A couple of hundred Hillary Clinton supporters, already high off her debate performance the other night, gathered at Philadelphia's Mutter Museum Thursday to hear her husband fan their fervor and rally them to reach for their checkbooks.

Bill Clinton is good at that.

Six black SUVs heralded the former president's arrival at the museum's rear entrance. And there he was, in a fitted blue suit, his iconic shock of white hair highlighted by the afternoon sun. He smiled, waved, and disappeared into the building to greet some 200 buttoned-up, high-powered lawyers and politicos, who later emerged from the closed-to-the-press campaign fund-raiser almost giddy.

"He seems to be bigger than life," said attorney Joe Mistrano.

"He's amazing, he's amazing!," said Donna Allie, CEO of Team Clean, a small business, who gave $2,700. "He's a dynamic speaker, so charismatic, and he knows how to throw shots at people but not in an offensive way."

The event was at the College of Physicians, better known as the Mutter Museum, a Philadelphia icon specializing in medical oddities and the "disturbingly informative."

Notable Democratic attendees included former Gov. Ed Rendell, mayoral nominee Jim Kenney, former U.S. Rep. Allyson Y. Schwartz (she co-hosted), and Senate candidate Katie McGinty.

Donations ranged from $250 to $2,700, the maximum individual contribution allowed. Organizers did not answer requests for the total raised, though Schwartz said the event was expected to hit its goal.

"He talked a lot about how prepared and how ready Hillary is to be president, he's a big fan of hers," Schwartz said. "The mood was great - some people gave more than they might even have wanted to, because they share that feeling of pride in who Hillary is and her performance the other night at the debate."

Rendell, a longtime Hillary Clinton backer, called it a "great day to be a Democrat" in Philadelphia.

"I think this is basically old friends coming to support Hillary and to see the president," Rendell said. He said he hopes Vice President Joe Biden opts not to jump into the race as the two would appeal to a similar moderate Democratic base.

Clinton made the rounds, posing for photos with top donors in a private room, posing in the main hall for shots snapped on cellphones.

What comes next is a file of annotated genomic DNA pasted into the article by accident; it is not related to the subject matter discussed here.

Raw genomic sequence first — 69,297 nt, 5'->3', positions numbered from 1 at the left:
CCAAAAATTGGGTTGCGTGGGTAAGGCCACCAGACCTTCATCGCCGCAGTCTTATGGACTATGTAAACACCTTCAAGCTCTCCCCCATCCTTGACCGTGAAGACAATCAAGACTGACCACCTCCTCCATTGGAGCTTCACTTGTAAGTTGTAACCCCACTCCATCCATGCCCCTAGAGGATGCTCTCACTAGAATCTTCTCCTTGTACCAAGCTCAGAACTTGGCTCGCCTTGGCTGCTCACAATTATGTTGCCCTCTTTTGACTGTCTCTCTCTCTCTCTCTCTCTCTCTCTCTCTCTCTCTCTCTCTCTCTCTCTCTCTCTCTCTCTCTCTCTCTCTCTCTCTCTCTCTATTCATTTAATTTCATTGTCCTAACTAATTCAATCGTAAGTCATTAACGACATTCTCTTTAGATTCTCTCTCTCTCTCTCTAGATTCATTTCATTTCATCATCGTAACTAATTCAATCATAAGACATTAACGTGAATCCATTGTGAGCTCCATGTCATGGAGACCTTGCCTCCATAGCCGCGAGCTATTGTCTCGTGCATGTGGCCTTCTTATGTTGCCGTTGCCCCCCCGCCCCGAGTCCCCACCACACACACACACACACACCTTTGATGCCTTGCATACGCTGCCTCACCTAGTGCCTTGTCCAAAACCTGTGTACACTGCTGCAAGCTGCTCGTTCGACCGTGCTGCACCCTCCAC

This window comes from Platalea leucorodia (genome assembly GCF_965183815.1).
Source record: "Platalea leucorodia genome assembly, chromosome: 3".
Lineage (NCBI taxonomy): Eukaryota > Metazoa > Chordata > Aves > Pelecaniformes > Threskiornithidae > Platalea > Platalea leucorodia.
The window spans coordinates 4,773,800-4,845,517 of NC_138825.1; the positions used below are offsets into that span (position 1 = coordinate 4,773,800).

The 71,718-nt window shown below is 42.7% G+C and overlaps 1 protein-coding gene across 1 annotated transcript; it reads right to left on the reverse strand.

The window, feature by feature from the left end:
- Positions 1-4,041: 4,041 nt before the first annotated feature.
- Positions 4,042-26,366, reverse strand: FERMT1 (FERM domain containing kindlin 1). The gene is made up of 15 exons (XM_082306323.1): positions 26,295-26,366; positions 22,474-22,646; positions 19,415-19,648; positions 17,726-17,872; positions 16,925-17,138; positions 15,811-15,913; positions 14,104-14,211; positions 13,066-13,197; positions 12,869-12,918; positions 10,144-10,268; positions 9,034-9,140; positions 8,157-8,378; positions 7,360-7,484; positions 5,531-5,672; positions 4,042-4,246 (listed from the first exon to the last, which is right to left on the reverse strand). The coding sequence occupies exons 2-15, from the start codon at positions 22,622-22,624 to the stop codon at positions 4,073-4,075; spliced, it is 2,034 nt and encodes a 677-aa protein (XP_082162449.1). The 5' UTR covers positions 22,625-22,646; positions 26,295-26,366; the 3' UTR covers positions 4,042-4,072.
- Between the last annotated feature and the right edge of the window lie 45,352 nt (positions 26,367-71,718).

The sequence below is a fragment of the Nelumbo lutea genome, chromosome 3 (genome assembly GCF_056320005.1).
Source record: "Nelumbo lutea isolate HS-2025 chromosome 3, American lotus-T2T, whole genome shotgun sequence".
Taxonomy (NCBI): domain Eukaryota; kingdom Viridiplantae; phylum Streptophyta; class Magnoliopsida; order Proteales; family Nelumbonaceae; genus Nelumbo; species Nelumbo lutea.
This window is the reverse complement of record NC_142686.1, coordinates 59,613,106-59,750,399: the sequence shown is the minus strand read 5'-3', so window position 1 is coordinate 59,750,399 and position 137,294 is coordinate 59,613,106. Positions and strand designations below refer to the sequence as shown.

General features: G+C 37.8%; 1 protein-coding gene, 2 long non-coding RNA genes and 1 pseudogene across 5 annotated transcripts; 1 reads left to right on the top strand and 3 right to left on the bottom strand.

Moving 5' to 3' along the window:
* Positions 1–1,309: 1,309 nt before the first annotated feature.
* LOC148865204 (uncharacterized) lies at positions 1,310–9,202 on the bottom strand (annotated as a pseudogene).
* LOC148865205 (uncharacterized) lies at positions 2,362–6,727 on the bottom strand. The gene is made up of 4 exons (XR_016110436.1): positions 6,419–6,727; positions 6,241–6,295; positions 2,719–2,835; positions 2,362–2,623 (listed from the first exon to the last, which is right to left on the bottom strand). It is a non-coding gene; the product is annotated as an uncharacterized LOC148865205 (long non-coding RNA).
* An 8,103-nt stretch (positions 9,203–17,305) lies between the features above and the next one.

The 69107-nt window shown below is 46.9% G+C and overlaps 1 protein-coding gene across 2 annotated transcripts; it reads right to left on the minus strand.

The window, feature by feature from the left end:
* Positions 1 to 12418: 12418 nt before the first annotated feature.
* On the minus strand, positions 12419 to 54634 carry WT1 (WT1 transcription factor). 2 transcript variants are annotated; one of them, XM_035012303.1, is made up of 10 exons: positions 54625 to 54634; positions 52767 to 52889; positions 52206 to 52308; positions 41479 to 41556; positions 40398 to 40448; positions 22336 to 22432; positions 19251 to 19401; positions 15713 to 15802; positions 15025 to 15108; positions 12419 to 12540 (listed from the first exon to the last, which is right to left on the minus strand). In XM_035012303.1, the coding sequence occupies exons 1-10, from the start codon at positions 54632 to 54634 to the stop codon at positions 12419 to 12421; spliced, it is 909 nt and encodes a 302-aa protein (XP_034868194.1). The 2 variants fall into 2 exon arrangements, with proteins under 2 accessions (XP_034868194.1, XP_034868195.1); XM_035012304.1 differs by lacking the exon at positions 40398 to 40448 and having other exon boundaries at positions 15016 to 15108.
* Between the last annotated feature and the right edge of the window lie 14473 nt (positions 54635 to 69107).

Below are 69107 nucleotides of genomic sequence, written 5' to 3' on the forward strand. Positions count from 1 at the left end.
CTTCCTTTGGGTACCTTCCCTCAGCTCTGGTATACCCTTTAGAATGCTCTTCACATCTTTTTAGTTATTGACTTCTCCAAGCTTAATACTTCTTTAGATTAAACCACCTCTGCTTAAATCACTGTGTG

Speaking without notes - he's good at that, too - he told the audience an officeholder should be judged on three things he said his wife has mastered: Are people better off than before? Did you do something to make the world's children safer? And under your leadership, did you build things or tear things apart?

Aubrey Montgomery, founder of Rittenhouse Political Partners, a fund-raising firm, noted the event was planned by and co-hosted by women. Rendell "gets a lot of credit for being such a prolific fund-raiser, which he is, but this was really about women coming together and writing checks," she said.

Clinton, donors said, shared the kind of story only presidents can: About the night Osama Bin Laden was killed. President Obama called every living president to notify them, Clinton recalled. On the phone, Obama told him he assumed Clinton's wife - then secretary of state - had already told him the news.

Clinton said he assured Obama, 'She wouldn't have told me. She works for you.'"

Chuck Williams, 42, director of the graduate center at Lincoln University, gave $758 to and left beaming ear to ear.

"He put an exclamation point on her debate performance," Williams said.

One notable attendee was U.S. Rep. Bob Brady who arrived in a nondescript sweater an hour and 40 minutes into the event but said he there only for a one-on-one meeting with Clinton. In September Brady voiced his support for Biden, should he jump into the race.

Clinton talked privately with him for about 30 minutes following the event, Brady said. "It wasn't about the campaign. I've known him a long time. We talked about the economy, Congress, things like that."

While the museum stayed open during the fund-raiser, at least three people had their visits disrupted by security measures. Dave Boyd, of Lawrence, Kan., was in town visiting his brother and his brother's girlfriend, who uses a wheelchair.

They weren't allowed to use the handicapped entrance behind the museum while Secret Service agents waited for Clinton. But Boyd, who considers himself "politically ambivalent," wasn't angry. The museum operator apologized, promised them free tickets and suggested nearby places to visit while the hosted an ex-president.

"That's OK, we'll wait," Boyd said. "We want to catch a glimpse of him."